Parrish Presents Architecture as Art

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"TWA Flight Center in JFK International Airport (Queens, New York), 1964" by Balthazar Korab (Courtesy Korab Image, Christian Korab, Minnesota).

When guest curator Therese Lichtenstein moves from gallery to gallery, surveying the 57 photographs spanning almost 90 years, they feel alive to her. They feel dynamic.

As alive and dynamic as the Parrish Art Museum — a fitting, and poetic, place to debut the groundbreaking exhibition, “Image Building: How Photography Transforms Architecture” on Sunday, considering the museum itself inspired it.

“There was something about the simplicity, the elegance, the minimalism and the way the light was coming in through the skylights and created this changing surface on the paintings that were being displayed. I was just so moved — I mean, really moved,” Lichtenstein said. “After spending so much time at the old Parrish over the years, which is a fantastic building, this was so different. This was so other. There was a relationship between the building and the grounds and the artist studios and barns on the East End. That interested me.”

Through her research, Lichtenstein learned that Parrish architects Jacques Herzog and Pierre de Meuron once commissioned Thomas Ruff to photograph a number of their projects — to see what the buildings would look like as art, she explained.

“It’s interesting to think about how perceptions get formed,” she said, “as they’re mediated through imagery.”

The exhibition explores just that: the relationship between architecture, photographer and the viewer, she said, and how photographs affect the understanding of a built environment, as well as social and personal identities.

It is the first of its kind.

“The Night View, 1934/1974” by Berenice Abbott.

“There have been exhibitions obviously exploring architecture and photography, but I think the focus of this one is to not create a linear, reductionist, moving-across-time-in-a-chronological-manner concept,” she said. “I’ve juxtaposed images from different periods and even images from the same period to create a dynamic experience for the spectator, so you start thinking about the images on various levels.”

Ranging from the 1930s to present day, “Image Building” brings together work by 21 artists, from the renowned to the unknown to the emerging — names such as modern architectural photographers Berenice Abbott, Samuel H. Gottscho, and Julius Shulmanto, to the next generation, including Robert Adams, Lewis Baltz, Luigi Ghirri and Stephen Shore.

Contemporary photographers such as Iwan Baan, Hélène Binet, James Casebere, Thomas Demand, Andreas Gursky and Candida Höfer are also on view, as well as Thomas Ruff himself, among others.

Their work is thematically divided into three categories — Cityscapes, Domestic Spaces and Public Places — creating a dialogue between the past and the present, Lichtenstein said.

“It’s not just about how architecture changes, but how the photography changes and allows the viewer to reflect in new ways about the impermanence of it all, and having a dialogue with the past in a way that opens up to a subjective response, a psychological response, a social response, a formal response,” she said. “It operates on multiple levels and it’s not a didactic exhibition. Even though it’s arranged according to three themes, the themes themselves are kind of open. They’re not fixed. When you move through the galleries, they’re generally within those categories, but you start hopefully having connections between the areas.”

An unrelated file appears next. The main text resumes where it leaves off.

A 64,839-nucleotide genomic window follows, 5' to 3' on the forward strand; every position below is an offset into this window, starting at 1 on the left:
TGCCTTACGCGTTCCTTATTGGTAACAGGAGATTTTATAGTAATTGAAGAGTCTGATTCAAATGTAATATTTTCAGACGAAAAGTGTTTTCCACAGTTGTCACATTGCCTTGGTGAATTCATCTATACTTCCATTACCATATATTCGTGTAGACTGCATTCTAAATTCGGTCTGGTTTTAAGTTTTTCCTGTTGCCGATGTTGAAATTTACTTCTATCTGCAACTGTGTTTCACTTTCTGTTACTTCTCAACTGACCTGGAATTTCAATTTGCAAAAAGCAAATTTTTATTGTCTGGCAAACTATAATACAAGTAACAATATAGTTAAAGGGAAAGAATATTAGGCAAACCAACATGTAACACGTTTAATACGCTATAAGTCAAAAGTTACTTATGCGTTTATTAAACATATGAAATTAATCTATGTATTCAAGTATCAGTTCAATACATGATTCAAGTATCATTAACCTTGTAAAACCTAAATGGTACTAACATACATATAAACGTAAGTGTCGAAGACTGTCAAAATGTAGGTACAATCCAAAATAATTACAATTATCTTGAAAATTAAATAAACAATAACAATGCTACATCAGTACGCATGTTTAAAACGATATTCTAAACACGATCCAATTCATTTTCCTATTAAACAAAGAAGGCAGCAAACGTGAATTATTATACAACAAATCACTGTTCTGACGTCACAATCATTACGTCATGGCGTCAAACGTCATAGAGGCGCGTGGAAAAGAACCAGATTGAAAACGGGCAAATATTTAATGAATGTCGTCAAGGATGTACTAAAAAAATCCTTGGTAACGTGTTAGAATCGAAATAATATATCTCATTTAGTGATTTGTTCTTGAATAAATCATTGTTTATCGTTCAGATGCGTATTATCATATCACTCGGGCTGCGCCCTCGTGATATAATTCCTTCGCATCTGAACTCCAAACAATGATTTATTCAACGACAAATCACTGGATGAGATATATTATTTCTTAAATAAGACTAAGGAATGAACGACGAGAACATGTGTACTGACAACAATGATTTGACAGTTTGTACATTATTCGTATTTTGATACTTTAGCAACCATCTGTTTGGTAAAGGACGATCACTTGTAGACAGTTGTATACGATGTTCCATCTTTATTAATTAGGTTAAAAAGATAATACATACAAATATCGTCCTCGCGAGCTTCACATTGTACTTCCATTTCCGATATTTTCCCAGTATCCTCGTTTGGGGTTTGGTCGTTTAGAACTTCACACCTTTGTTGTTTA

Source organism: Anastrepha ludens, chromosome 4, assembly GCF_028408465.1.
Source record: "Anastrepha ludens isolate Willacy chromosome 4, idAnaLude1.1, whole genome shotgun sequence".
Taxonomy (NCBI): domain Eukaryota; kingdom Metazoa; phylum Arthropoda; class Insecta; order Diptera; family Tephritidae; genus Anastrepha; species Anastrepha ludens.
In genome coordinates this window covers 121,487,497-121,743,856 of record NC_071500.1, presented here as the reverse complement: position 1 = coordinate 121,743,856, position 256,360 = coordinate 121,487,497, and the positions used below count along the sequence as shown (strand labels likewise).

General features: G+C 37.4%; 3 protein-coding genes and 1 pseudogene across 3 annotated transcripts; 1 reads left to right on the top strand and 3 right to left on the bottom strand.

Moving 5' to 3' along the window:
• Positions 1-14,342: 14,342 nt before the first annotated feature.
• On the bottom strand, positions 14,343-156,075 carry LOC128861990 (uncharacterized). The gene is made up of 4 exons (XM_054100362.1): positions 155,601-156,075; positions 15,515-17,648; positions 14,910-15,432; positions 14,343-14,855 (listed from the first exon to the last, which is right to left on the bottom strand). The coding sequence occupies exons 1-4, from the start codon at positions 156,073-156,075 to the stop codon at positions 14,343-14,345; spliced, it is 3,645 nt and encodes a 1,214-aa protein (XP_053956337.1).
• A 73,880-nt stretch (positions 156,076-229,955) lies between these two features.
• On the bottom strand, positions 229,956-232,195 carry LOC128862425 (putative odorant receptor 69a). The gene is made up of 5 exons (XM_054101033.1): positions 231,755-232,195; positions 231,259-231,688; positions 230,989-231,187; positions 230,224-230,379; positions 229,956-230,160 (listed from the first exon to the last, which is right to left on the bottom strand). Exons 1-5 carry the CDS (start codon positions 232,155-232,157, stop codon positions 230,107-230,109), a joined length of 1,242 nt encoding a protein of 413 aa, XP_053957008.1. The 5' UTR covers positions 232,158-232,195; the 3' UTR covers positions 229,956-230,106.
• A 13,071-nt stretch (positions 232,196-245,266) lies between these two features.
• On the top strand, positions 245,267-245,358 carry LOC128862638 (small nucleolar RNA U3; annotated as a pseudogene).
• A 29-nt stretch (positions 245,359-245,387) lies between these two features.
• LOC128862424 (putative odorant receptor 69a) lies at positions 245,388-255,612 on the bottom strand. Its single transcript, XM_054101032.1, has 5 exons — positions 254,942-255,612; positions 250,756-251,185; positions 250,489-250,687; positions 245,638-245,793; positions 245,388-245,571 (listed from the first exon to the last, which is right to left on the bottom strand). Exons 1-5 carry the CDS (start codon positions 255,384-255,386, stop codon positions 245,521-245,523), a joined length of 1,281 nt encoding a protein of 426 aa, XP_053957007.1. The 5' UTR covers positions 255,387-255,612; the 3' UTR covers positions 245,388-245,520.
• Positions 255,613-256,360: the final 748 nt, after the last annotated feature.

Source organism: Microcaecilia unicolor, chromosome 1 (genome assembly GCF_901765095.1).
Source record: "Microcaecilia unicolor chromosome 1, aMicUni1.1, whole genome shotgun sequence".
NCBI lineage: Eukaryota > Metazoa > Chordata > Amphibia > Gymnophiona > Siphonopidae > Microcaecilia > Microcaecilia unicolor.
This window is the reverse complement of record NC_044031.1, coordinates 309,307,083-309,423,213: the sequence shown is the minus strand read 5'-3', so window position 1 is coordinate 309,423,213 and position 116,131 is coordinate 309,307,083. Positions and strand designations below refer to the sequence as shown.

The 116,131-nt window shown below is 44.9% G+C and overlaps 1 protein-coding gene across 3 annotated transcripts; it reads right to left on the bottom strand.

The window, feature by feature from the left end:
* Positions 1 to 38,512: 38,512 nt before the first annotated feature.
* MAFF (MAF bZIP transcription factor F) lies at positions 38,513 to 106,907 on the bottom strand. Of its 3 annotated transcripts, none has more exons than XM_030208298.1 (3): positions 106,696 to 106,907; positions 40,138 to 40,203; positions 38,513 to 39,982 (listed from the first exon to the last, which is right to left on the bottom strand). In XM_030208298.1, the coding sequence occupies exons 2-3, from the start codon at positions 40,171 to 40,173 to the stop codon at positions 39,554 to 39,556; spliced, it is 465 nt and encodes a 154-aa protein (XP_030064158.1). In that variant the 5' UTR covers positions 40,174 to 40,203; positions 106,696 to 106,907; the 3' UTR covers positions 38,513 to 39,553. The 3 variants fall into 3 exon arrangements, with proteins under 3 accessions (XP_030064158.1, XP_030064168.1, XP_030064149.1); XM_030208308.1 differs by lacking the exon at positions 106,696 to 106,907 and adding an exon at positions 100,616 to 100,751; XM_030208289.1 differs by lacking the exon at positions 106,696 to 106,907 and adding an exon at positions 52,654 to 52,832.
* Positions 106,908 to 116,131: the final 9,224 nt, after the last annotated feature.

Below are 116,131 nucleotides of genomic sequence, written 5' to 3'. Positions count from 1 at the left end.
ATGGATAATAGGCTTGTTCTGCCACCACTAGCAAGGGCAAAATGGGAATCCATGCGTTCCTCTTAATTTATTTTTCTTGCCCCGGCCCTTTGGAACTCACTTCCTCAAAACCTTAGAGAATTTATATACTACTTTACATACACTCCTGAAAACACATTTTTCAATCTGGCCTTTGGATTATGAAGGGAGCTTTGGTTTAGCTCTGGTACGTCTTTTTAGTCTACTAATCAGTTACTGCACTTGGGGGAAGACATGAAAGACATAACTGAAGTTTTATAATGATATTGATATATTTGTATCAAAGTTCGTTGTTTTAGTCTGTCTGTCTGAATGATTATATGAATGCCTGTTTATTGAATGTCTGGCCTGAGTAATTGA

“Image Building: How Photography Transforms Architecture” will be on view from Sunday, March 18, through June 17 at the Parrish Art Museum, located at 279 Montauk Highway in Water Mill. For more information and a full list of programming, please call (631) 283-2118 or visit parrishart.org.


“Image Building: How Photography Transforms Architecture” may open with a members-only reception on Saturday at the Parrish Art Museum in Water Mill, but there are plenty of public programs over the next month to sate any artistic appetite.

Opening program for Members and Invited Guests

Saturday, March 17, from 5:30 to 7:30 p.m.

Guest curator Therese Lichtenstein, writer and contributor to the exhibition catalogue, Marvin Heiferman, and Parrish Director Terrie Sultan will give an introductory talk about the exhibition.

TALK: Inter-Sections: The Architect in Conversation

James Casebere on Constructed Photography

Friday, April 6, at 6 p.m.

Artist and photographer James Casebere will speak about his pioneering work that has established him at the forefront of artists working with constructed photography.

TALK: Inter-Sections: The Architect in Conversation

Iwan Baan and William Menking

Saturday, April 14, at 5 p.m.

Architectural photographer Iwan Baan and The Architect’s Newspaper Editor-in-Chief William Menking will discuss how a photographer’s aesthetic choices can imbue buildings with feeling and meaning.

TALK: Inter-Sections: The Architect in Conversation

Flattened Space

Friday, April 20, at 6 p.m.

Architect Lee Skolnik, photographer Ralph Gibson, and guest curator Therese Lichtenstein will explore movement, memory, and the peripheral vision in architectural photography in the exhibition gallery.

The Parrish Art Museum is located at 279 Montauk Highway in Water Mill. For more information, please call (631) 283-2118 or visit parrishart.org.

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